The members of Butler University’s Student Conduct Board hold an immense responsibility—hearing appeals from students who undergo an administrative review.
Student Conduct Board members determine whether or not any punitive measures set against their peers can be changed.
Due to the large amount of power vested in these positions, the exact procedures surrounding student appointment should be examined.
First-year students make up five of the 12 conduct board members.
While there is no problem with freshmen serving on this board, no class should hold nearly half of the positions.
Since Student Conduct Board reviews get moderated by at least three students, two faculty members and a staff member without a vote, this becomes even more important.
The students presiding over a review are selected at random from the 12 members, meaning a student appellant could face a review board with more than one first-year student.
This biases the session since student experience in college changes over time.
Due to these issues, the student appointment process should be reviewed and changed.
Administration could explore several ideas to make the board more representative of the student body.
Reworking the policy so three members from each class must be appointed would make the representation more equitable.
By divvying up the positions available by year, a student appellant’s chance to face a panel composed predominantly of a certain class would be reduced.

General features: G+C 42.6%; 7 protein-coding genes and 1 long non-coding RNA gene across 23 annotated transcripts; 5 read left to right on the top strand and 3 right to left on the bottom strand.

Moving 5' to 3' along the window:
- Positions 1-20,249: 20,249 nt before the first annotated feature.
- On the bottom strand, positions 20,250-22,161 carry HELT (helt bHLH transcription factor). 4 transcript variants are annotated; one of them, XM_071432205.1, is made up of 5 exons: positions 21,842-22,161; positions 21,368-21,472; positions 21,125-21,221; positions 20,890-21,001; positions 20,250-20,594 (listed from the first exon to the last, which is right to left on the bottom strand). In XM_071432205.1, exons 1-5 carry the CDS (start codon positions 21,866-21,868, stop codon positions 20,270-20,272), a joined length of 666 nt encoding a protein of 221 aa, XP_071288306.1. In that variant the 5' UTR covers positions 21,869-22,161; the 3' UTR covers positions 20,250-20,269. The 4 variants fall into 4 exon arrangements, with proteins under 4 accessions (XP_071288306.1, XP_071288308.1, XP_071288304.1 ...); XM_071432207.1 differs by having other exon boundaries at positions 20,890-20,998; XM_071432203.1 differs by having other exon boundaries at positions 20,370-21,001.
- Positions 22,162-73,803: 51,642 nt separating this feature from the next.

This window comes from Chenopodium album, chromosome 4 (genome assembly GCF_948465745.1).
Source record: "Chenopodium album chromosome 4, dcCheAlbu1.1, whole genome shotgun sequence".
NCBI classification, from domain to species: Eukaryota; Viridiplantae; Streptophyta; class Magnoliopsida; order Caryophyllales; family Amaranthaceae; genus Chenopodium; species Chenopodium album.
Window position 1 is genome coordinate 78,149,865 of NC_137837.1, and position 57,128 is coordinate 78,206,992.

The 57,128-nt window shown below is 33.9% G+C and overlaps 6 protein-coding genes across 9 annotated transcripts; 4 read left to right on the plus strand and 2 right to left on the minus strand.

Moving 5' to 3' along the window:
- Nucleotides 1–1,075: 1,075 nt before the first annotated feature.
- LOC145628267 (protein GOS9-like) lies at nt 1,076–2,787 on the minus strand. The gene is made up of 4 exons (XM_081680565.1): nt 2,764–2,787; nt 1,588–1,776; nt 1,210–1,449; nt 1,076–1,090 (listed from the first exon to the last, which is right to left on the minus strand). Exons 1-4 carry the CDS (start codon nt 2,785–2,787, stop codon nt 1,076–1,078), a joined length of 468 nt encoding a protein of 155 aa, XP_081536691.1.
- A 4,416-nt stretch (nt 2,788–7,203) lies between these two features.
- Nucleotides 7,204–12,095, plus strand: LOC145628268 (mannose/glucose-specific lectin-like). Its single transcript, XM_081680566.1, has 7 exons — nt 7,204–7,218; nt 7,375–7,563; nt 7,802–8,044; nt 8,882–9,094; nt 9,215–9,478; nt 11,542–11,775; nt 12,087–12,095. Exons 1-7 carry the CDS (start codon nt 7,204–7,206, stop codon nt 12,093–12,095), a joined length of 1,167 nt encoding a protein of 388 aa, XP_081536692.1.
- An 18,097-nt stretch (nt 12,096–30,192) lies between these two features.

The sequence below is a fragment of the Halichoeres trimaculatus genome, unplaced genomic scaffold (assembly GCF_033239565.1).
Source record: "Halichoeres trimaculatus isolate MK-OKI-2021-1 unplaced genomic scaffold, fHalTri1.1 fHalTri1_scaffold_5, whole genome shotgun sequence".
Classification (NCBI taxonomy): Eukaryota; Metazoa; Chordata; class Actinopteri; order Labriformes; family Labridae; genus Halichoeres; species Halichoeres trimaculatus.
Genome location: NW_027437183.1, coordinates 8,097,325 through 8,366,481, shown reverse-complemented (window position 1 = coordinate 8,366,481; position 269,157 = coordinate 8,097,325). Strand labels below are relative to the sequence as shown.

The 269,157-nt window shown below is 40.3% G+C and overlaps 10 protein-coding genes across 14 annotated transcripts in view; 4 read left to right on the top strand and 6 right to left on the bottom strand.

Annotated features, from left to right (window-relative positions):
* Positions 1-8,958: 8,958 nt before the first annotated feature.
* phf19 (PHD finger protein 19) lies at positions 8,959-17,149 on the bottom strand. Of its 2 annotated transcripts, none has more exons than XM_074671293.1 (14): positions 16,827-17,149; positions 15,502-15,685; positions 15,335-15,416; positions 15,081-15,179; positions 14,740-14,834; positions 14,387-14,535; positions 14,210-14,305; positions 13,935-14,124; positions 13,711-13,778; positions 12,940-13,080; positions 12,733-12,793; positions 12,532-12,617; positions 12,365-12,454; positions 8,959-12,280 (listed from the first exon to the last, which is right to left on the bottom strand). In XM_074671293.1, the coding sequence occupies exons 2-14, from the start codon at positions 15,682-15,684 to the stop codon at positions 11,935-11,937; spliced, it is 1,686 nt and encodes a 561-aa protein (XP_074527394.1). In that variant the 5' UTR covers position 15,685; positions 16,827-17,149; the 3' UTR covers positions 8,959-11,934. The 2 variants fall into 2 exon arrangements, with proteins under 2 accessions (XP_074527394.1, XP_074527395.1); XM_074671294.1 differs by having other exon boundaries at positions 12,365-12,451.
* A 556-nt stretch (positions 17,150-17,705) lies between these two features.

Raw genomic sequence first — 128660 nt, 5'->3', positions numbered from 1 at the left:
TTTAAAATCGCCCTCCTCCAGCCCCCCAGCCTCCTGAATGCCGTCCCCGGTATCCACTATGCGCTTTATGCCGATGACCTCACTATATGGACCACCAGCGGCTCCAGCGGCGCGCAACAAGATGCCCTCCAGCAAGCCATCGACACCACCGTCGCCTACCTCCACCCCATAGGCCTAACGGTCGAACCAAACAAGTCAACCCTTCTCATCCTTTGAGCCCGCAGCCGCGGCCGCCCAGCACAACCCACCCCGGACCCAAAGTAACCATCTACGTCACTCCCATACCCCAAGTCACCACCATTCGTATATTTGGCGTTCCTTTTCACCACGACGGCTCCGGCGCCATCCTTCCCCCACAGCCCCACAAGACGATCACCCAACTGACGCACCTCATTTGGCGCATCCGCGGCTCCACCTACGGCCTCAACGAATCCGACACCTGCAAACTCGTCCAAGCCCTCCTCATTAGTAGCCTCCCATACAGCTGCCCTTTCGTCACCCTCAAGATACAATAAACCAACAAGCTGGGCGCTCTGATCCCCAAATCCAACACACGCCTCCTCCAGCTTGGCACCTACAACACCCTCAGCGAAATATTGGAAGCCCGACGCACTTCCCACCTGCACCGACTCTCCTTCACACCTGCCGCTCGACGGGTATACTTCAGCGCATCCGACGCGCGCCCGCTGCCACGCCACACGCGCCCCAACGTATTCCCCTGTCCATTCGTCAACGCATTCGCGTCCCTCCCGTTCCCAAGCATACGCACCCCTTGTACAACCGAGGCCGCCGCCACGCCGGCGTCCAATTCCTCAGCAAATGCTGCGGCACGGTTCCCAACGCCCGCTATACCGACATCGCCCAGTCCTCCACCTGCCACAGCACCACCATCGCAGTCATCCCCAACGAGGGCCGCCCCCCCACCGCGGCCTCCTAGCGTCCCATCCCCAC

A more radical change would be a complete overhaul of the system, replacing it with a process that mirrors jury duty.
Although this idea might be unpopular at first, a system similar to jury duty would ensure an unbiased and fair conduct board.
Students would be selected randomly to serve on the conduct board each time a student makes an appeal.
This random selection balances the amount of power centered on the board by changing those standing on it for each session.
A jury duty system would also have the benefit of preparing students for a real-life situation they will likely encounter.
This reformed process would also solve another issue with the current board policy—those appointed serve for two years at a time.
With a position this powerful that allows individuals to make potentially life-changing decisions, a two-year term is far too long.
Especially at a four-year university, a position of power that lasts two years simply fails to acknowledge the constant change and flux of a college campus.
Large, systemic issues are at play within the Student Conduct Board as it stands now.
The administration should review the structure of the Student Conduct Board— and soon.